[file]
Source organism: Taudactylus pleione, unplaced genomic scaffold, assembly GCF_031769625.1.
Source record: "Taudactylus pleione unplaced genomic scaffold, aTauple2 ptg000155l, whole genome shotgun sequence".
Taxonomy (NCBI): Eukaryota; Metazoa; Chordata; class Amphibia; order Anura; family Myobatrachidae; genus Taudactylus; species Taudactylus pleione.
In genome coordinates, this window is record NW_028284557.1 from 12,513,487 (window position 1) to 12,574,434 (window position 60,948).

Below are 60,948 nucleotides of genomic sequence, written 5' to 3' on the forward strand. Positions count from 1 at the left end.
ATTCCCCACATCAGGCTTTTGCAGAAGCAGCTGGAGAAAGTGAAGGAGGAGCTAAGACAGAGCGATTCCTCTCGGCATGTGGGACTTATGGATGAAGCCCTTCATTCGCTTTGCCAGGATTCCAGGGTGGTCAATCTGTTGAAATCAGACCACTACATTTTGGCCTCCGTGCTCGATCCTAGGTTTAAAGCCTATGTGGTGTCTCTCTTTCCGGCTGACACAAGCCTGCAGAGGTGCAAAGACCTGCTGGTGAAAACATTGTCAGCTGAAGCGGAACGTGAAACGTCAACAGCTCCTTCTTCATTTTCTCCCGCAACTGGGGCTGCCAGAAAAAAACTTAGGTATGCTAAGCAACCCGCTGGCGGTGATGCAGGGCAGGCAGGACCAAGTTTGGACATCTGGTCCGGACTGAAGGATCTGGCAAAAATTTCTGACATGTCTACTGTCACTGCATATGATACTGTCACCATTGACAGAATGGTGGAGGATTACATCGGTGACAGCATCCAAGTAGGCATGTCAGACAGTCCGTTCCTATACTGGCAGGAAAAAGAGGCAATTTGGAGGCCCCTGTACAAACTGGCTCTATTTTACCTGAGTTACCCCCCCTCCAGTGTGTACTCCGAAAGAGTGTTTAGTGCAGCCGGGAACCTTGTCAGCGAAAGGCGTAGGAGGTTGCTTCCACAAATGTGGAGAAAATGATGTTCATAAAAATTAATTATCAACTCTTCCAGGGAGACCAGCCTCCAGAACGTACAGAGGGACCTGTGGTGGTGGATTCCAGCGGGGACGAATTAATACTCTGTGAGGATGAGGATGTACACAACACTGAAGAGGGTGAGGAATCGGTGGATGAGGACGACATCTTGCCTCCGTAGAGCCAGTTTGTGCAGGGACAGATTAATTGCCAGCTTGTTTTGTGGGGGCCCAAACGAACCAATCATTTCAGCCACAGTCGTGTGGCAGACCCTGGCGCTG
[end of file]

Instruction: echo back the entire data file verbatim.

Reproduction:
Source organism: Taudactylus pleione, unplaced genomic scaffold, assembly GCF_031769625.1.
Source record: "Taudactylus pleione unplaced genomic scaffold, aTauple2 ptg000155l, whole genome shotgun sequence".
Taxonomy (NCBI): Eukaryota; Metazoa; Chordata; class Amphibia; order Anura; family Myobatrachidae; genus Taudactylus; species Taudactylus pleione.
In genome coordinates, this window is record NW_028284557.1 from 12,513,487 (window position 1) to 12,574,434 (window position 60,948).

Below are 60,948 nucleotides of genomic sequence, written 5' to 3' on the forward strand. Positions count from 1 at the left end.
ATTCCCCACATCAGGCTTTTGCAGAAGCAGCTGGAGAAAGTGAAGGAGGAGCTAAGACAGAGCGATTCCTCTCGGCATGTGGGACTTATGGATGAAGCCCTTCATTCGCTTTGCCAGGATTCCAGGGTGGTCAATCTGTTGAAATCAGACCACTACATTTTGGCCTCCGTGCTCGATCCTAGGTTTAAAGCCTATGTGGTGTCTCTCTTTCCGGCTGACACAAGCCTGCAGAGGTGCAAAGACCTGCTGGTGAAAACATTGTCAGCTGAAGCGGAACGTGAAACGTCAACAGCTCCTTCTTCATTTTCTCCCGCAACTGGGGCTGCCAGAAAAAAACTTAGGTATGCTAAGCAACCCGCTGGCGGTGATGCAGGGCAGGCAGGACCAAGTTTGGACATCTGGTCCGGACTGAAGGATCTGGCAAAAATTTCTGACATGTCTACTGTCACTGCATATGATACTGTCACCATTGACAGAATGGTGGAGGATTACATCGGTGACAGCATCCAAGTAGGCATGTCAGACAGTCCGTTCCTATACTGGCAGGAAAAAGAGGCAATTTGGAGGCCCCTGTACAAACTGGCTCTATTTTACCTGAGTTACCCCCCCTCCAGTGTGTACTCCGAAAGAGTGTTTAGTGCAGCCGGGAACCTTGTCAGCGAAAGGCGTAGGAGGTTGCTTCCACAAATGTGGAGAAAATGATGTTCATAAAAATTAATTATCAACTCTTCCAGGGAGACCAGCCTCCAGAACGTACAGAGGGACCTGTGGTGGTGGATTCCAGCGGGGACGAATTAATACTCTGTGAGGATGAGGATGTACACAACACTGAAGAGGGTGAGGAATCGGTGGATGAGGACGACATCTTGCCTCCGTAGAGCCAGTTTGTGCAGGGACAGATTAATTGCCAGCTTGTTTTGTGGGGGCCCAAACGAACCAATCATTTCAGCCACAGTCGTGTGGCAGACCCTGGCGCTG